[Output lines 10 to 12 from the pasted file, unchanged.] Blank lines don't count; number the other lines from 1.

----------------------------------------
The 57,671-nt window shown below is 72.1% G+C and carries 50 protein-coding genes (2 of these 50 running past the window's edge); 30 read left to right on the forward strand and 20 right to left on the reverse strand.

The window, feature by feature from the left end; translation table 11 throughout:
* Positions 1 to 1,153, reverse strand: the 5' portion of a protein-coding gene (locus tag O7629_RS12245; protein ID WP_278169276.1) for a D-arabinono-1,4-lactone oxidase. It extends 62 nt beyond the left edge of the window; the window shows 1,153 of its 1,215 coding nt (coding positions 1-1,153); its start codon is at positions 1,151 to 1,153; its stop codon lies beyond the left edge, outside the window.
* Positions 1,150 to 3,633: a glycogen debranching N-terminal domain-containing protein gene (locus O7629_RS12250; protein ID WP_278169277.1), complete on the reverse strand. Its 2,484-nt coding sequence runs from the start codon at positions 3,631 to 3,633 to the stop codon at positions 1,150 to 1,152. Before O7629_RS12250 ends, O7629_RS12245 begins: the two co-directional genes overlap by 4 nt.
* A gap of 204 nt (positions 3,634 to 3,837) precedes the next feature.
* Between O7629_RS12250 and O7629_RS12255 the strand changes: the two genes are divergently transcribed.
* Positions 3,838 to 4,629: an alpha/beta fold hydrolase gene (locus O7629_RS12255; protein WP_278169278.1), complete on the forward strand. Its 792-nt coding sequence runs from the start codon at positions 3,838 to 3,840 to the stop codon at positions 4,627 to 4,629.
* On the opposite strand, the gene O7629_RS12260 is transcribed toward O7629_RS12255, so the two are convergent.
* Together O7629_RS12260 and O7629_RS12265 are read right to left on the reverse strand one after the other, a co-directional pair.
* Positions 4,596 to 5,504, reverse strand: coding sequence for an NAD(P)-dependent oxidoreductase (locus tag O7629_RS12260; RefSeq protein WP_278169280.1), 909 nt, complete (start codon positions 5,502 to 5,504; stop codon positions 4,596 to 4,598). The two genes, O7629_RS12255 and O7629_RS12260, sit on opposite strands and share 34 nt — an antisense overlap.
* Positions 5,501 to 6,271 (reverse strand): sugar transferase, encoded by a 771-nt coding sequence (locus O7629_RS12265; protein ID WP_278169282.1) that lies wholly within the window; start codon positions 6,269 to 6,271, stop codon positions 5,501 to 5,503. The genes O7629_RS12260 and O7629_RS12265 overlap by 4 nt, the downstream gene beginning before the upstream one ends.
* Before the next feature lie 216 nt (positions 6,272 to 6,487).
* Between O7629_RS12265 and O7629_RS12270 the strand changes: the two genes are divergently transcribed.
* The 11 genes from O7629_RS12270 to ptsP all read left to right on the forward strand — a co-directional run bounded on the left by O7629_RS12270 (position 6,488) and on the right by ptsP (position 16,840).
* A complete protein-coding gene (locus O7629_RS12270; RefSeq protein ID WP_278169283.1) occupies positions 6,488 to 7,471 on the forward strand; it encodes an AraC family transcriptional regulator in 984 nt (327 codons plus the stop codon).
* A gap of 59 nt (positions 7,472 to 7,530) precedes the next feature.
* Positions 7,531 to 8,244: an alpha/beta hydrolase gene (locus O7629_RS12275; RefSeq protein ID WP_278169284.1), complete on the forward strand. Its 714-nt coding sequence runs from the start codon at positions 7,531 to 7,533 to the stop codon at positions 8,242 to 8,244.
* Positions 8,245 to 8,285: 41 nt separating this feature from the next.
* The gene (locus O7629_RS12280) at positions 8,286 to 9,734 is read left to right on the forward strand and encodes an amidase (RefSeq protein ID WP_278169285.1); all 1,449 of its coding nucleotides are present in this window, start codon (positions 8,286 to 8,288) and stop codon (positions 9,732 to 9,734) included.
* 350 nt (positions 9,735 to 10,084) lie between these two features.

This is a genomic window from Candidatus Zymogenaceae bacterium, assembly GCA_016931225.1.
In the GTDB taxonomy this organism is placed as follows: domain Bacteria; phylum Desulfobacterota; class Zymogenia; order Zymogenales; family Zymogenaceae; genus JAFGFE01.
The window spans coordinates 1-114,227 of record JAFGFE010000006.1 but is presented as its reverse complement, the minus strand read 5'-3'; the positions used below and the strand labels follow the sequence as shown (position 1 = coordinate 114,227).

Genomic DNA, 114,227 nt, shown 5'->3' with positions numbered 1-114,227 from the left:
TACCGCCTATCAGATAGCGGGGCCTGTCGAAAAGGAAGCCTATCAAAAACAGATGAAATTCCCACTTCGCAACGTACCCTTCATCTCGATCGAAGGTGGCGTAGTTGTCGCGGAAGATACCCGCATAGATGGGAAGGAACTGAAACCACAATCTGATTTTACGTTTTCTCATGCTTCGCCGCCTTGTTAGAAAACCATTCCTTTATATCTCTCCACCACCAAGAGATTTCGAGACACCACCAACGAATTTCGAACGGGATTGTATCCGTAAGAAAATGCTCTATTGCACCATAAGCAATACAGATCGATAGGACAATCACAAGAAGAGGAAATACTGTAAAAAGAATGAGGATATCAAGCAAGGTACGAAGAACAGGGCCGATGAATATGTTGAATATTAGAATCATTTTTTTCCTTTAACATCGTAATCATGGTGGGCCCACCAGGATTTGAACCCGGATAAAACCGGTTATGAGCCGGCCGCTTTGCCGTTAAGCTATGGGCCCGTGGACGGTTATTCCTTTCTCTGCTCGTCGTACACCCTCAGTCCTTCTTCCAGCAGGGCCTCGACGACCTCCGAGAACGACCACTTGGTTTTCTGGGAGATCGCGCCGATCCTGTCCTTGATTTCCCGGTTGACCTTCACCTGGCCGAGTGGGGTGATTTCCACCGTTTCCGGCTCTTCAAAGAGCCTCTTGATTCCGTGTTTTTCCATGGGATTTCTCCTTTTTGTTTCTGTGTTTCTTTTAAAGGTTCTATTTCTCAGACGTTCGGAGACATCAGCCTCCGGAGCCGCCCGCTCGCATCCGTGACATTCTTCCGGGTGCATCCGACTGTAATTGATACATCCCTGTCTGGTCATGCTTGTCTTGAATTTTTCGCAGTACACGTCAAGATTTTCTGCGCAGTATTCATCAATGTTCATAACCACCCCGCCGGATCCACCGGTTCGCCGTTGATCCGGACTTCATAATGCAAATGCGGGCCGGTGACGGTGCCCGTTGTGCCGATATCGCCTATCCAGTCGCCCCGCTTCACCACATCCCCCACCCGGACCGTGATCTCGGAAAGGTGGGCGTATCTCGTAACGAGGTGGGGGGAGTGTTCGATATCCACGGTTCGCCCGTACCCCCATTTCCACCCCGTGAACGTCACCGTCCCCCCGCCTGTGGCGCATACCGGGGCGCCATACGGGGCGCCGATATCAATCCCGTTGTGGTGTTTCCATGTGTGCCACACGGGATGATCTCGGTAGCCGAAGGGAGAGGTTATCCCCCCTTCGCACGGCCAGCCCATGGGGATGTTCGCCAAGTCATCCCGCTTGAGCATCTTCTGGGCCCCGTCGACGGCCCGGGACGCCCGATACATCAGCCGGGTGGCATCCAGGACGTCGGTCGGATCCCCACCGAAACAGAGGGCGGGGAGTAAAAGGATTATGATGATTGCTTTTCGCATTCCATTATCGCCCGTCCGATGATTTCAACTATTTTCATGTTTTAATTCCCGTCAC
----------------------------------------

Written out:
* Positions 4,596 to 5,504, reverse strand: coding sequence for an NAD(P)-dependent oxidoreductase (locus tag O7629_RS12260; RefSeq protein WP_278169280.1), 909 nt, complete (start codon positions 5,502 to 5,504; stop codon positions 4,596 to 4,598). The two genes, O7629_RS12255 and O7629_RS12260, sit on opposite strands and share 34 nt — an antisense overlap.
* Positions 5,501 to 6,271 (reverse strand): sugar transferase, encoded by a 771-nt coding sequence (locus O7629_RS12265; protein ID WP_278169282.1) that lies wholly within the window; start codon positions 6,269 to 6,271, stop codon positions 5,501 to 5,503. The genes O7629_RS12260 and O7629_RS12265 overlap by 4 nt, the downstream gene beginning before the upstream one ends.
* Before the next feature lie 216 nt (positions 6,272 to 6,487).